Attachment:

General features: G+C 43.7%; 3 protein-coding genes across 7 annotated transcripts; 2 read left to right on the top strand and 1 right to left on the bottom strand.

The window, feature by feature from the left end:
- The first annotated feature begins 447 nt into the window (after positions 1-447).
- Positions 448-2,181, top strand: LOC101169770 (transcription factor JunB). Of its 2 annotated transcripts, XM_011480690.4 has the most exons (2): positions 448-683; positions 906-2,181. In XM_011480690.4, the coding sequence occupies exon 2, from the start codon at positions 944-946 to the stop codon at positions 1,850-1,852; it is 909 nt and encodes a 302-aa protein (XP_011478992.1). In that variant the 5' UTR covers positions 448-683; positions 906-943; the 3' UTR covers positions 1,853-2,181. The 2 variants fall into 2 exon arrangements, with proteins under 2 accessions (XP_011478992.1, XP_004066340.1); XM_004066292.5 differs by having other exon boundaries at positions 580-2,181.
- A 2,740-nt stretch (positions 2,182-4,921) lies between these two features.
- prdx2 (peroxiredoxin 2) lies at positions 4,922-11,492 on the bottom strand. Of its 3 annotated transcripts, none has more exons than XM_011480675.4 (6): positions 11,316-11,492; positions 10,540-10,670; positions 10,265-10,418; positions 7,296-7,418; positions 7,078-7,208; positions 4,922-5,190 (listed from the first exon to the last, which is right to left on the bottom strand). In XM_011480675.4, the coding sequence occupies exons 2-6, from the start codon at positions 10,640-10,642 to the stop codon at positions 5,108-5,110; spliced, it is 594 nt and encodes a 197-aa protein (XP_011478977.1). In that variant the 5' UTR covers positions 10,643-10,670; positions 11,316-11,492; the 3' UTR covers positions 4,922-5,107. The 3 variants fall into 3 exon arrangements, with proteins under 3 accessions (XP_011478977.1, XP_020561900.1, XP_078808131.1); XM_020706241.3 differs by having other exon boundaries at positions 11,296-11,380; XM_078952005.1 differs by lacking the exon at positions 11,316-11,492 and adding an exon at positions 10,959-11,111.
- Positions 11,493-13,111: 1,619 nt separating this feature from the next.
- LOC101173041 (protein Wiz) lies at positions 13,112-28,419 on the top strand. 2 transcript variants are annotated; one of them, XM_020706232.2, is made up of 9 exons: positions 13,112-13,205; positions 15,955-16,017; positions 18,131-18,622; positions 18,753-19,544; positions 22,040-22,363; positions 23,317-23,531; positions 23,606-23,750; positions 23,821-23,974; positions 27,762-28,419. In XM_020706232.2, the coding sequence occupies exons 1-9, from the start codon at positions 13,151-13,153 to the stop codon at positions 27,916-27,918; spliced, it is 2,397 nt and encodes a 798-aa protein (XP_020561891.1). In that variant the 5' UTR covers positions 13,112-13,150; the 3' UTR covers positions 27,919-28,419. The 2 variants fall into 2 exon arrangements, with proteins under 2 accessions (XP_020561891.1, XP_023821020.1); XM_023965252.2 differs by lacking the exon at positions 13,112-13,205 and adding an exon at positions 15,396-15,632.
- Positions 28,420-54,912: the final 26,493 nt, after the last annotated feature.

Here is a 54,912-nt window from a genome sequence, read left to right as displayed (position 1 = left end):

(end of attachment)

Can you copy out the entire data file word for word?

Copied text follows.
General features: G+C 43.7%; 3 protein-coding genes across 7 annotated transcripts; 2 read left to right on the top strand and 1 right to left on the bottom strand.

The window, feature by feature from the left end:
- The first annotated feature begins 447 nt into the window (after positions 1-447).
- Positions 448-2,181, top strand: LOC101169770 (transcription factor JunB). Of its 2 annotated transcripts, XM_011480690.4 has the most exons (2): positions 448-683; positions 906-2,181. In XM_011480690.4, the coding sequence occupies exon 2, from the start codon at positions 944-946 to the stop codon at positions 1,850-1,852; it is 909 nt and encodes a 302-aa protein (XP_011478992.1). In that variant the 5' UTR covers positions 448-683; positions 906-943; the 3' UTR covers positions 1,853-2,181. The 2 variants fall into 2 exon arrangements, with proteins under 2 accessions (XP_011478992.1, XP_004066340.1); XM_004066292.5 differs by having other exon boundaries at positions 580-2,181.
- A 2,740-nt stretch (positions 2,182-4,921) lies between these two features.
- prdx2 (peroxiredoxin 2) lies at positions 4,922-11,492 on the bottom strand. Of its 3 annotated transcripts, none has more exons than XM_011480675.4 (6): positions 11,316-11,492; positions 10,540-10,670; positions 10,265-10,418; positions 7,296-7,418; positions 7,078-7,208; positions 4,922-5,190 (listed from the first exon to the last, which is right to left on the bottom strand). In XM_011480675.4, the coding sequence occupies exons 2-6, from the start codon at positions 10,640-10,642 to the stop codon at positions 5,108-5,110; spliced, it is 594 nt and encodes a 197-aa protein (XP_011478977.1). In that variant the 5' UTR covers positions 10,643-10,670; positions 11,316-11,492; the 3' UTR covers positions 4,922-5,107. The 3 variants fall into 3 exon arrangements, with proteins under 3 accessions (XP_011478977.1, XP_020561900.1, XP_078808131.1); XM_020706241.3 differs by having other exon boundaries at positions 11,296-11,380; XM_078952005.1 differs by lacking the exon at positions 11,316-11,492 and adding an exon at positions 10,959-11,111.
- Positions 11,493-13,111: 1,619 nt separating this feature from the next.
- LOC101173041 (protein Wiz) lies at positions 13,112-28,419 on the top strand. 2 transcript variants are annotated; one of them, XM_020706232.2, is made up of 9 exons: positions 13,112-13,205; positions 15,955-16,017; positions 18,131-18,622; positions 18,753-19,544; positions 22,040-22,363; positions 23,317-23,531; positions 23,606-23,750; positions 23,821-23,974; positions 27,762-28,419. In XM_020706232.2, the coding sequence occupies exons 1-9, from the start codon at positions 13,151-13,153 to the stop codon at positions 27,916-27,918; spliced, it is 2,397 nt and encodes a 798-aa protein (XP_020561891.1). In that variant the 5' UTR covers positions 13,112-13,150; the 3' UTR covers positions 27,919-28,419. The 2 variants fall into 2 exon arrangements, with proteins under 2 accessions (XP_020561891.1, XP_023821020.1); XM_023965252.2 differs by lacking the exon at positions 13,112-13,205 and adding an exon at positions 15,396-15,632.
- Positions 28,420-54,912: the final 26,493 nt, after the last annotated feature.

Here is a 54,912-nt window from a genome sequence, read left to right as displayed (position 1 = left end):